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The case for a broad based liberal arts curriculum based on the bestseller book "Range"

surelyhumansurelyhuman 83 replies25 threads Junior Member
This book really opened my eyes on what is important in college education


I feel every student should read it before picking colleges and majors

David Epstein makes a powerful case for late specialization, trying out many different things and not getting too narrowly focused early.

His comparison of "Kind learning environments (Chess, golf, fire fighting) Vs. Wicked learning environments (War, business, careers, jobs) is totally eye opening.

Kind learning environments have many repetitive patterns and give very quick and predictable feed-backs whereas wicked learning environments have very few or no repetitive patterns and feedback is ambiguous, late or both.

He argues that specialization only helps in kind learning environments but most of life's interesting examples are anchored in wicked learning environments and the people who succeed the most in such environments try many different things and take a circuitous way to success and while initially they may look like they are falling behind the folks who specialize early, they soon catch up and surpass the early specialists.

There are many useful insights in the book for higher education.
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Replies to: The case for a broad based liberal arts curriculum based on the bestseller book "Range"

  • ucbalumnusucbalumnus 79113 replies703 threads Senior Member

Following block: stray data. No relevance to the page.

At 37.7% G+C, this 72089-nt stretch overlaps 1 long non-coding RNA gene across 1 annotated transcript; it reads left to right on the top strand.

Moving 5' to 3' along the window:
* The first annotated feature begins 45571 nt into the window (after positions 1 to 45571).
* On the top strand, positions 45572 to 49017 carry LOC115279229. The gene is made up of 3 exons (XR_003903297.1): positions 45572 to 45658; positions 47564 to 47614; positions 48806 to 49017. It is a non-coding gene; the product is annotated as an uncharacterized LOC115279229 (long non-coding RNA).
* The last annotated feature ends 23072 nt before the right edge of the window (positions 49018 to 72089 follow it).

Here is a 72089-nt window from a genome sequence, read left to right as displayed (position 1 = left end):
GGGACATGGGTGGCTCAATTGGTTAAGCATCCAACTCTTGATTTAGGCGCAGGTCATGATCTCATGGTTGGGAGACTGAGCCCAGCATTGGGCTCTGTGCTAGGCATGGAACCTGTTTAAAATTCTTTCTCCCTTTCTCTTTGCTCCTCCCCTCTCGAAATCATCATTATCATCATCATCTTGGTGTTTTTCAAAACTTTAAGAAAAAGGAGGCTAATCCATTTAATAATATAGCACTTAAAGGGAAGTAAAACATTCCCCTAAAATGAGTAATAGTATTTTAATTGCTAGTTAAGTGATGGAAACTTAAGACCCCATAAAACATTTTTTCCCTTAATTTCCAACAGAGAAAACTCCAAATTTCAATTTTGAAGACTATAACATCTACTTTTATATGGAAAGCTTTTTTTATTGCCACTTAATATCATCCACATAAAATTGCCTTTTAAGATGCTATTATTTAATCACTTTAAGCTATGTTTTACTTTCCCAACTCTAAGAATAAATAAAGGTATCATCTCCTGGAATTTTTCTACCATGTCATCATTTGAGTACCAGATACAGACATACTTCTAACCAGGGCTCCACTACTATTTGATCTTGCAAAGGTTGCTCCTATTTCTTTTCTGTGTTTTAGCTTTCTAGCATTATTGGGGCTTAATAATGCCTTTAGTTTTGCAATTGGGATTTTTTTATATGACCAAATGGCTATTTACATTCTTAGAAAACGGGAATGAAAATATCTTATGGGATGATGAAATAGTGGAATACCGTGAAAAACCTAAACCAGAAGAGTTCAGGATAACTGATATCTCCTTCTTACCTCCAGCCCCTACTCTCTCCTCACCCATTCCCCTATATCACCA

However, wicked learning environments also have more downside, and are often those where participants enter with great variation in initial advantages and disadvantages.

    For example, in war, the potential downside to an individual person is death, and potential downside to the country is complete destruction -- but the latter is not necessarily applicable or similarly likely to all participants. Prior military, political, and diplomatic situations inherited by current leaderships from previous ones mean that participants can enter with huge advantages and disadvantages.

    Similarly, in jobs, a new entrant from a low SES family with no connections but with student loans may have immediate financial pressures that one from a supportive high SES family with connections and other means of helping (e.g. assistance with relocation costs or financial help during a low paid entry level job) and no debt to worry about repaying now.

    In other words, the effects and incentives of a more wicked environment are different depending on how close one starts to the catastrophic downside and how protected one is from it.
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  • circuitridercircuitrider 3423 replies172 threads Senior Member
    edited November 22
    ^Yeah, but the only operative definition I have ever seen on CC of "low-payiing" is anything not in the field of engineering, investment banking, or management consulting. Most entry-level jobs are relatively low paying. But, keep in mind that the majority of college graduates are going to change jobs frequently over the space of their lifetimes.

    Also keep in mind that the wealthier the college they attend, the less likely someone from a low SES background will emerge from college with a lot of debt.
    edited November 22
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  • roycroftmomroycroftmom 3108 replies39 threads Senior Member
    edited November 22
    Just read the intro, which seems to discuss specializing at age 4. Is specializing at age 18 or 20 considered "early" anywhere outside the US? Or even in the US? At what age is it no longer considered early-25, 30, 40?
    edited November 22
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